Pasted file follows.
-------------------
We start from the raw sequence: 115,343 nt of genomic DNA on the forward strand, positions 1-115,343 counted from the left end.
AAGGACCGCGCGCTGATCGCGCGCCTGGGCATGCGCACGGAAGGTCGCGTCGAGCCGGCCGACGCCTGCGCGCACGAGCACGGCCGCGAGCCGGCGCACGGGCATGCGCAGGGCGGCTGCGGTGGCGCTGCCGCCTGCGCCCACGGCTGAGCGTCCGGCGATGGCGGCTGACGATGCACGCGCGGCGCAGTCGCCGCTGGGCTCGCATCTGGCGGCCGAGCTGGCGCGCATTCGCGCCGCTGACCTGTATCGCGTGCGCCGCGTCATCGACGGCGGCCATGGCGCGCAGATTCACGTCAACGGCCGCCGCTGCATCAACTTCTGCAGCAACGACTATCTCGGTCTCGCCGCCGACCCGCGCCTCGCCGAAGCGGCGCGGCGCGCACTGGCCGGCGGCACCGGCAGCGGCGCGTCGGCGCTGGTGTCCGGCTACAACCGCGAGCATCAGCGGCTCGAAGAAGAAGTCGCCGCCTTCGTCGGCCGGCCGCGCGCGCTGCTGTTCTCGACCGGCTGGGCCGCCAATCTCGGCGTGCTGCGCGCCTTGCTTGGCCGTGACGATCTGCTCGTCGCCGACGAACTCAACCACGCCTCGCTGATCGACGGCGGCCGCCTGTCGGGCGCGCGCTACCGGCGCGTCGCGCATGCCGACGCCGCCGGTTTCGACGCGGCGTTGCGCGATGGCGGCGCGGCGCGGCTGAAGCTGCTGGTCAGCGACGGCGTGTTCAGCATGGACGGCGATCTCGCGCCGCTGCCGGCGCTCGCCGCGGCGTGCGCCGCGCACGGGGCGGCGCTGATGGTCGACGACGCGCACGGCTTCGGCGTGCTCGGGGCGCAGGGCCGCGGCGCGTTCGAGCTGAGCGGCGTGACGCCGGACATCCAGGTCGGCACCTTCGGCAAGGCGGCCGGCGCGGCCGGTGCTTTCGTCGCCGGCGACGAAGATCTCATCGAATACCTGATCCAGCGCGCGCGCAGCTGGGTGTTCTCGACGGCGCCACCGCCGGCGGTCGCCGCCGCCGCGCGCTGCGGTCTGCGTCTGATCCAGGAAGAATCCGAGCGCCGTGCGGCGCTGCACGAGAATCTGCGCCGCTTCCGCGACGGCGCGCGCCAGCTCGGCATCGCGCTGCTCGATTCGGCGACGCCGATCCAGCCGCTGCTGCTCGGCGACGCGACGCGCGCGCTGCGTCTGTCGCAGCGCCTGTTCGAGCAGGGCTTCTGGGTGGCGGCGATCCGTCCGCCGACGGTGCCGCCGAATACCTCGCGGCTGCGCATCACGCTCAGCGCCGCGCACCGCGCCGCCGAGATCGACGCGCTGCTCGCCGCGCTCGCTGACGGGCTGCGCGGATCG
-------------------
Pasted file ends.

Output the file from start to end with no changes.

We start from the raw sequence: 115,343 nt of genomic DNA on the forward strand, positions 1-115,343 counted from the left end.
AAGGACCGCGCGCTGATCGCGCGCCTGGGCATGCGCACGGAAGGTCGCGTCGAGCCGGCCGACGCCTGCGCGCACGAGCACGGCCGCGAGCCGGCGCACGGGCATGCGCAGGGCGGCTGCGGTGGCGCTGCCGCCTGCGCCCACGGCTGAGCGTCCGGCGATGGCGGCTGACGATGCACGCGCGGCGCAGTCGCCGCTGGGCTCGCATCTGGCGGCCGAGCTGGCGCGCATTCGCGCCGCTGACCTGTATCGCGTGCGCCGCGTCATCGACGGCGGCCATGGCGCGCAGATTCACGTCAACGGCCGCCGCTGCATCAACTTCTGCAGCAACGACTATCTCGGTCTCGCCGCCGACCCGCGCCTCGCCGAAGCGGCGCGGCGCGCACTGGCCGGCGGCACCGGCAGCGGCGCGTCGGCGCTGGTGTCCGGCTACAACCGCGAGCATCAGCGGCTCGAAGAAGAAGTCGCCGCCTTCGTCGGCCGGCCGCGCGCGCTGCTGTTCTCGACCGGCTGGGCCGCCAATCTCGGCGTGCTGCGCGCCTTGCTTGGCCGTGACGATCTGCTCGTCGCCGACGAACTCAACCACGCCTCGCTGATCGACGGCGGCCGCCTGTCGGGCGCGCGCTACCGGCGCGTCGCGCATGCCGACGCCGCCGGTTTCGACGCGGCGTTGCGCGATGGCGGCGCGGCGCGGCTGAAGCTGCTGGTCAGCGACGGCGTGTTCAGCATGGACGGCGATCTCGCGCCGCTGCCGGCGCTCGCCGCGGCGTGCGCCGCGCACGGGGCGGCGCTGATGGTCGACGACGCGCACGGCTTCGGCGTGCTCGGGGCGCAGGGCCGCGGCGCGTTCGAGCTGAGCGGCGTGACGCCGGACATCCAGGTCGGCACCTTCGGCAAGGCGGCCGGCGCGGCCGGTGCTTTCGTCGCCGGCGACGAAGATCTCATCGAATACCTGATCCAGCGCGCGCGCAGCTGGGTGTTCTCGACGGCGCCACCGCCGGCGGTCGCCGCCGCCGCGCGCTGCGGTCTGCGTCTGATCCAGGAAGAATCCGAGCGCCGTGCGGCGCTGCACGAGAATCTGCGCCGCTTCCGCGACGGCGCGCGCCAGCTCGGCATCGCGCTGCTCGATTCGGCGACGCCGATCCAGCCGCTGCTGCTCGGCGACGCGACGCGCGCGCTGCGTCTGTCGCAGCGCCTGTTCGAGCAGGGCTTCTGGGTGGCGGCGATCCGTCCGCCGACGGTGCCGCCGAATACCTCGCGGCTGCGCATCACGCTCAGCGCCGCGCACCGCGCCGCCGAGATCGACGCGCTGCTCGCCGCGCTCGCTGACGGGCTGCGCGGATCG